The Effects of Large-Dose Flumazenil on Midazolam-Induced Ventilatory Depression

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Abstract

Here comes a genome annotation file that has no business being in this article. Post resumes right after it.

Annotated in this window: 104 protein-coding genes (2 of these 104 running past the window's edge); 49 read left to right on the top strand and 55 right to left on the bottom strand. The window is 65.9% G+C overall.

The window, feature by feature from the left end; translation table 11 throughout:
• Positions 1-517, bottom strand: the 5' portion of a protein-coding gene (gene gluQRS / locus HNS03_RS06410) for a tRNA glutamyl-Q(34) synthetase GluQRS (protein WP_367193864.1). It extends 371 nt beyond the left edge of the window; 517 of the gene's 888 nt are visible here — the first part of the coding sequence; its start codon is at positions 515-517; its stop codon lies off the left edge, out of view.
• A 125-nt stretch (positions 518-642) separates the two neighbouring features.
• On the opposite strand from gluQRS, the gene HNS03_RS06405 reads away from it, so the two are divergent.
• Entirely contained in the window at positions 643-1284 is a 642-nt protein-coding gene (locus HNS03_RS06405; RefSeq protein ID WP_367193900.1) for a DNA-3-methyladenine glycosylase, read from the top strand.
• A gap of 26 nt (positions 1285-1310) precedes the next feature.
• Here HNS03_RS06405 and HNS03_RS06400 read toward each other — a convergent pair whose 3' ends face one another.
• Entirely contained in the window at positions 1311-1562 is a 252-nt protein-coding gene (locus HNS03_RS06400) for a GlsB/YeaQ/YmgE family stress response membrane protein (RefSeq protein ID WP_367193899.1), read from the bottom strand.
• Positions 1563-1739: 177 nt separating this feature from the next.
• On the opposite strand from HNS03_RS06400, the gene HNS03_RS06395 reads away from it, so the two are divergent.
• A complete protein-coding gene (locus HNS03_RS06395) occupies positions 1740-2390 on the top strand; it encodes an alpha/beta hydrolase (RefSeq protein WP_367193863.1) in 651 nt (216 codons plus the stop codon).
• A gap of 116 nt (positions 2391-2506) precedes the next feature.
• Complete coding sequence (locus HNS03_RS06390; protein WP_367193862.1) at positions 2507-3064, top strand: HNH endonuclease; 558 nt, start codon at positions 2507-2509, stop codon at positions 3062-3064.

Flumazenil, a benzodiazepine antagonist, clearly reverses midazolam-induced sedation; reversal of ventilatory depression has not been as well demonstrated. Thirty-two subjects completed this randomized, double-blind, placebo-controlled study investigating the dose-response relationship and duration of flumazenil's effects on ventilatory depression and hypnosis induced by a continuous midazolam infusion. A computer-controlled infusion of midazolam was used to titrate the predicted midazolam plasma concentration to a level at which subjects were unresponsive to verbal commands and then to maintain that concentration. Measurements of ventilation and hypnosis were repeated at predetermined intervals: before midazolam administration, before test drug (flumazenil [1, 3, or 10 mg] or placebo), and 5, 30, 60, 120, and 180 min after test drug administration. Ventilation and tidal volume were measured during an isocapnic hyperoxia clamp at a PETCO2 of 46 mm Hg (V̇E 46 and VT 46, respectively). A pseudo-rebreathing technique was used to measure the hypercapnic ventilatory response (HCVR) slope and ventilation intercept at a PETCO2 of 58 mm Hg (V̇E58). Midazolam reduced V̇E46, VT46, and V̇E58, as well as hypnosis scores, in all test drug groups. The reduction in HCVR slope, however, was significant only when all 32 subjects were considered in aggregate. All three doses of flumazenil reversed hypnosis and also reversed the reduction in V̇E 46 and VT 46 within 5 min. The reduction in V̇E58, however, was reversed less consistently. Flumazenil's effect on V̇E 46 and VT 46 lasted at least 30 min after 1 mg and at least 60 min after 3 mg, paralleling the effect of these doses on hypnosis. After 10 mg, however, V̇E 46 and VT 46 declined to placebo and midazolam control values by 120 min, whereas reversal of sedation lasted 154 ± 30 min. Midazolam plasma concentrations were similar among groups and constant throughout the study. Plasma flumazenil concentrations 5 min after administration were 10.4 ± 3.4, 37.8 ± 7.0, and 113 ± 22.7 ng/mL in the three dose groups, respectively. In the 10-mg dose group, plasma concentrations at 150 min (14.2 ± 3.6 ng/mL) were still greater than the 5-min concentrations in the 1-mg group, even though both hypnosis and ventilatory depression had returned. This could indicate the development of acute tolerance to flumazenil's effects. In this study, flumazenil 1.0 mg intravenously (IV) was sufficient to achieve full reversal of midazolam's effects on hypnosis and ventilation. Larger doses produced full acute effects and achieved longer durations but produced results consistent with the development of acute tolerance. The results at the 10-mg dose suggested discordance between the duration of hypnosis and ventilatory depression reversal.

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